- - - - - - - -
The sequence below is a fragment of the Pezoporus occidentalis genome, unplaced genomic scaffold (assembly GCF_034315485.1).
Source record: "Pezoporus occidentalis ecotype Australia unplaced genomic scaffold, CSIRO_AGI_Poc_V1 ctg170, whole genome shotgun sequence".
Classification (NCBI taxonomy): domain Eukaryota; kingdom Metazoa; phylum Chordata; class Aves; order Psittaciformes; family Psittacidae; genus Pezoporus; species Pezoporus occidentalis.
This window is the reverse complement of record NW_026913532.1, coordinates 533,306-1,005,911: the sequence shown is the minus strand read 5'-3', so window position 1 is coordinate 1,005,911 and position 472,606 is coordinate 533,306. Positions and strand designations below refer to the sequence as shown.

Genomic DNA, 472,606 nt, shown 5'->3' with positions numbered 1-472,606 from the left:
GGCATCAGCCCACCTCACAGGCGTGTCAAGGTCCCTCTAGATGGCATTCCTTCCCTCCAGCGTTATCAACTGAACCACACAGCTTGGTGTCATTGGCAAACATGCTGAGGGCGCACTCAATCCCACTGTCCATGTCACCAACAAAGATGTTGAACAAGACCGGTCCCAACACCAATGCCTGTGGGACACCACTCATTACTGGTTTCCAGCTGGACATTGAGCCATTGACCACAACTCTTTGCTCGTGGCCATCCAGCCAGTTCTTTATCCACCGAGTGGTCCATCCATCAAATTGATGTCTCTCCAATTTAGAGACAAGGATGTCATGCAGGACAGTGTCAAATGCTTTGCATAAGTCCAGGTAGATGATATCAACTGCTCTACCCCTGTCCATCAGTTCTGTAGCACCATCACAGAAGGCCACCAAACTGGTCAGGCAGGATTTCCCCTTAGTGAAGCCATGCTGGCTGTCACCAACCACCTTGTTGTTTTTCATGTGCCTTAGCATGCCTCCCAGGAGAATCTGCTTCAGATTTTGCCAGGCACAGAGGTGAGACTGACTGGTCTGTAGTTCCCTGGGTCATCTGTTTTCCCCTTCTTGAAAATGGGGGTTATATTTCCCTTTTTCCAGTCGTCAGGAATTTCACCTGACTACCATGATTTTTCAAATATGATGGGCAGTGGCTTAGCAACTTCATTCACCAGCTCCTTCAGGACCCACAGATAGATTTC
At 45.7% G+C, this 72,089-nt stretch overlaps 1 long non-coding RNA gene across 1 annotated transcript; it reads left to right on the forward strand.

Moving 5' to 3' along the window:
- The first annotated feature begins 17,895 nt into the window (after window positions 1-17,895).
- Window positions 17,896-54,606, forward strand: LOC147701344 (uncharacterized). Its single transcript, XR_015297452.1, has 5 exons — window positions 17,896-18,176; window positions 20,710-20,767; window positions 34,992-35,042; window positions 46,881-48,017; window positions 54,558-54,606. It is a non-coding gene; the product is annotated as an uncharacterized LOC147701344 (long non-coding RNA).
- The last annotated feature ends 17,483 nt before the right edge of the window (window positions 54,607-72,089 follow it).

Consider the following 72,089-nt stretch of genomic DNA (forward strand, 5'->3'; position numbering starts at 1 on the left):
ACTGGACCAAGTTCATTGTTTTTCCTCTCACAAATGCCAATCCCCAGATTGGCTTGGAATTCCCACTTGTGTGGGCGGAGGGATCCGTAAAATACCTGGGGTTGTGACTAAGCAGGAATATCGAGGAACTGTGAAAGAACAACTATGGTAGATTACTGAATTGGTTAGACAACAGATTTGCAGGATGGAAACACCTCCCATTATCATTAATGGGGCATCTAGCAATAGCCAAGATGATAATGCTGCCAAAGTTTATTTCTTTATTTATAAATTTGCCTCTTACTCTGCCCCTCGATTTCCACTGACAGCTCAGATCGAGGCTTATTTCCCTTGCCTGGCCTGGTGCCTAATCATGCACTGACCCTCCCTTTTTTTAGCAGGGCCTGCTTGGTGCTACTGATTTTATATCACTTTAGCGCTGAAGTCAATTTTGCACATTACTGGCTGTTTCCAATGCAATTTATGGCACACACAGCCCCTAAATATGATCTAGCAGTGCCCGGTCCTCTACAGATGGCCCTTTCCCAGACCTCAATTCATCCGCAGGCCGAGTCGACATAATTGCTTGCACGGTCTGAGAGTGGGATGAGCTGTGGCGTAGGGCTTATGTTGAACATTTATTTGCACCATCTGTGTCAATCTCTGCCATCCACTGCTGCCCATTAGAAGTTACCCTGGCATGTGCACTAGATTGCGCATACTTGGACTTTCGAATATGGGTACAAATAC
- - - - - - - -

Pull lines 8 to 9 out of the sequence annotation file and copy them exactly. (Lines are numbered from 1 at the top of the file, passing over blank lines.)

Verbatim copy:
Moving 5' to 3' along the window:
- The first annotated feature begins 17,895 nt into the window (after window positions 1-17,895).